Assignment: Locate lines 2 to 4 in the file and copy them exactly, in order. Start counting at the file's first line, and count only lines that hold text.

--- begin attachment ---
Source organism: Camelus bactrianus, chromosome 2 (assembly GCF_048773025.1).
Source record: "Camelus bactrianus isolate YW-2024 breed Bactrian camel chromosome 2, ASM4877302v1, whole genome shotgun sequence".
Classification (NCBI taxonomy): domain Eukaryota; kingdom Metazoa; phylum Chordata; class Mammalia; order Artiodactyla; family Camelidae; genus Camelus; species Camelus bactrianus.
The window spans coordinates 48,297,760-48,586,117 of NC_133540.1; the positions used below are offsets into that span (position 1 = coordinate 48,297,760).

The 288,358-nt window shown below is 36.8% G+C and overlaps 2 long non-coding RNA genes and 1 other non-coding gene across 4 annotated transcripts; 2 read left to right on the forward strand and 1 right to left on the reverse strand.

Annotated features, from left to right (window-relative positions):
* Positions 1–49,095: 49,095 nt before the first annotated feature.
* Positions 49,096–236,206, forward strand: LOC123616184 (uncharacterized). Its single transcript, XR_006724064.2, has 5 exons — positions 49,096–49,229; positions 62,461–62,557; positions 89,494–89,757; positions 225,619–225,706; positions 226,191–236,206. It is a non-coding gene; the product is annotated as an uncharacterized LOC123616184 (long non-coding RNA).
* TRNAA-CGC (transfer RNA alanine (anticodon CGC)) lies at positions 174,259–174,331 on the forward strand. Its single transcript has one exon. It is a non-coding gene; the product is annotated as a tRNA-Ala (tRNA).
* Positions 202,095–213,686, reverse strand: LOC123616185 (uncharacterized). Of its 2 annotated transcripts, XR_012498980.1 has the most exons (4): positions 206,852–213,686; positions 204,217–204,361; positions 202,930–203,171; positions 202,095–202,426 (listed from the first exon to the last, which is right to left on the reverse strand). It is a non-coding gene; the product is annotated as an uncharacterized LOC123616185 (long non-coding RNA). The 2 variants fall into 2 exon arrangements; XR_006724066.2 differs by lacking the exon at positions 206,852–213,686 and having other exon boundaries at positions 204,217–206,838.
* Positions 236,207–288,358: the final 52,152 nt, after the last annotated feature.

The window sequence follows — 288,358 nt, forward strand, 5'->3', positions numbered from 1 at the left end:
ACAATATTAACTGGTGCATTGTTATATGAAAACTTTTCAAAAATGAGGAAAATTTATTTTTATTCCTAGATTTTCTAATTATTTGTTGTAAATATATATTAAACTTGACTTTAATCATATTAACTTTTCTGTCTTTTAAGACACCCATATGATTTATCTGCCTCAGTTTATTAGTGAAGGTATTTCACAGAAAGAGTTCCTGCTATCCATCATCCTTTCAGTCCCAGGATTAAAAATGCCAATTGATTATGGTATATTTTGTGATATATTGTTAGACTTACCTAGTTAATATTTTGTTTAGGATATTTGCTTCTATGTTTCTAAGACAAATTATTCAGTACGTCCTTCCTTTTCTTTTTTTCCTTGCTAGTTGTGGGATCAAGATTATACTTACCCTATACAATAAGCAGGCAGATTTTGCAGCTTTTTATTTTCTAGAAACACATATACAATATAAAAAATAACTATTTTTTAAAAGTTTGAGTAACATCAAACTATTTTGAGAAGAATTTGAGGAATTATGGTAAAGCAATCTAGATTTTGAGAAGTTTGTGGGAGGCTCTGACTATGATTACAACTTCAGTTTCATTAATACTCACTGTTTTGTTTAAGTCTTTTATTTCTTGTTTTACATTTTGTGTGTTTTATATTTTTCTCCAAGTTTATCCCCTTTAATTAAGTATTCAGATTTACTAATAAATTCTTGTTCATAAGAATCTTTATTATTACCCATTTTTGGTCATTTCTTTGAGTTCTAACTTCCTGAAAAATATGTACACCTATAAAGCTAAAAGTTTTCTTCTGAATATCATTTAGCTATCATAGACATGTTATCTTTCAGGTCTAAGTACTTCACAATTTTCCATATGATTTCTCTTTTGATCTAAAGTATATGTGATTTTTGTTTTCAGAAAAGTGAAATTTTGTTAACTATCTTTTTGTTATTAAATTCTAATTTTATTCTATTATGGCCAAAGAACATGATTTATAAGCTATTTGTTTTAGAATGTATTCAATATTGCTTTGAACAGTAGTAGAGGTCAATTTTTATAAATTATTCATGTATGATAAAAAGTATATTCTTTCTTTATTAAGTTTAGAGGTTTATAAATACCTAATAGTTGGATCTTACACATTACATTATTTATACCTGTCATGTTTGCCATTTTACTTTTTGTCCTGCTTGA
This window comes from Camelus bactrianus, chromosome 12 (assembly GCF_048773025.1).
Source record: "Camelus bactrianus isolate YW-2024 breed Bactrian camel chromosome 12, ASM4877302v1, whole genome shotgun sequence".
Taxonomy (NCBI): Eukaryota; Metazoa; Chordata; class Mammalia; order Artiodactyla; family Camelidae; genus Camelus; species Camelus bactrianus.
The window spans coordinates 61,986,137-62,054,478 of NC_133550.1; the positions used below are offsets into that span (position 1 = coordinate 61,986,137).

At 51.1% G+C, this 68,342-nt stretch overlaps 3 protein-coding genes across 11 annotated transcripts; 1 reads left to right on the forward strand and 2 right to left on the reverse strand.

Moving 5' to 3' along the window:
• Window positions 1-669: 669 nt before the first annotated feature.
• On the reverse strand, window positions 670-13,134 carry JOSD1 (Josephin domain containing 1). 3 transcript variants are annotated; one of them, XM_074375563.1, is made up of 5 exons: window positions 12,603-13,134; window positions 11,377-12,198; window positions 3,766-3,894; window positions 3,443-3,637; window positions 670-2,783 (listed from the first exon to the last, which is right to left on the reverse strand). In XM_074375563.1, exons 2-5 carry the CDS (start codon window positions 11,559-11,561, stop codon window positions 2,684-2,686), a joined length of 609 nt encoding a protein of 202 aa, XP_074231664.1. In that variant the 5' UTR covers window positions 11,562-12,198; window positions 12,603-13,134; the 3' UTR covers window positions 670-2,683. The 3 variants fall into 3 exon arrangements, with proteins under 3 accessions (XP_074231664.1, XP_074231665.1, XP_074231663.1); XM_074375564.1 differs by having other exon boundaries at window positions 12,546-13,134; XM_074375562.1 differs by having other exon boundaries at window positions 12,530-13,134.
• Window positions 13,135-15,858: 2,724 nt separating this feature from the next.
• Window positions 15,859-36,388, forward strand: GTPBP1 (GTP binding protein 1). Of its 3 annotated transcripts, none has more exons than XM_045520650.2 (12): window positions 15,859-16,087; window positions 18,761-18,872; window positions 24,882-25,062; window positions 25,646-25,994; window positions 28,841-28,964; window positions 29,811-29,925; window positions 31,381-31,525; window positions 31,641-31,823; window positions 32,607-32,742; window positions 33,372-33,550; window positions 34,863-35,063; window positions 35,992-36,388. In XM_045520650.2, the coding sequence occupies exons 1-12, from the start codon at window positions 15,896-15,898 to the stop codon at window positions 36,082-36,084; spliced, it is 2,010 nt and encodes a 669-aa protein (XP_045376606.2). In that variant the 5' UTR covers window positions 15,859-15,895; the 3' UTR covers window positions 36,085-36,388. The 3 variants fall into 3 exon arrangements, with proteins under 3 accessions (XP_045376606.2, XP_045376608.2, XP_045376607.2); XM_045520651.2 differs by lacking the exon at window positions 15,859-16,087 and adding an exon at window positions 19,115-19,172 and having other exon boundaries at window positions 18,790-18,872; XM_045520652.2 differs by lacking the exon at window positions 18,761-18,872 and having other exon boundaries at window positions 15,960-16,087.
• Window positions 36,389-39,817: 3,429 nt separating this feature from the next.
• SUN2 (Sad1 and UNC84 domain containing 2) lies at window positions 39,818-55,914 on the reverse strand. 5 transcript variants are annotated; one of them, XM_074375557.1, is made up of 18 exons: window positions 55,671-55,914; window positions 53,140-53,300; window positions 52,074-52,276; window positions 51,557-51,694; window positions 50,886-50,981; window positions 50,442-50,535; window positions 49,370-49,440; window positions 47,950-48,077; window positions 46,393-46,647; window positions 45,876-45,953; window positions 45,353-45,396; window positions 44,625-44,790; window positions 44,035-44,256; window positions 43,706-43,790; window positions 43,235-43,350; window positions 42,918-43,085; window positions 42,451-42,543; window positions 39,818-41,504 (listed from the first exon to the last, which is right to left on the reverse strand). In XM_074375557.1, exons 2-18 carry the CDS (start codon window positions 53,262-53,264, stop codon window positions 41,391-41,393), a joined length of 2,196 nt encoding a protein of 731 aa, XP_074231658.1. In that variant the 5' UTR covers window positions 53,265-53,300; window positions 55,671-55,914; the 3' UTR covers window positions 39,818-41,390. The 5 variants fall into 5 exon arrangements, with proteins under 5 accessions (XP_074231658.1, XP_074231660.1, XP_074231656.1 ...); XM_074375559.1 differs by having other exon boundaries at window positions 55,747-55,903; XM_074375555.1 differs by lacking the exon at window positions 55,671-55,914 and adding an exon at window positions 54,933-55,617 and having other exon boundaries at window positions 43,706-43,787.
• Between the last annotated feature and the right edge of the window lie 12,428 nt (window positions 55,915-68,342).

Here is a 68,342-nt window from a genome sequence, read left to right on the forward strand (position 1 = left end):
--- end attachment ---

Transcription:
Source record: "Camelus bactrianus isolate YW-2024 breed Bactrian camel chromosome 2, ASM4877302v1, whole genome shotgun sequence".
Classification (NCBI taxonomy): domain Eukaryota; kingdom Metazoa; phylum Chordata; class Mammalia; order Artiodactyla; family Camelidae; genus Camelus; species Camelus bactrianus.
The window spans coordinates 48,297,760-48,586,117 of NC_133540.1; the positions used below are offsets into that span (position 1 = coordinate 48,297,760).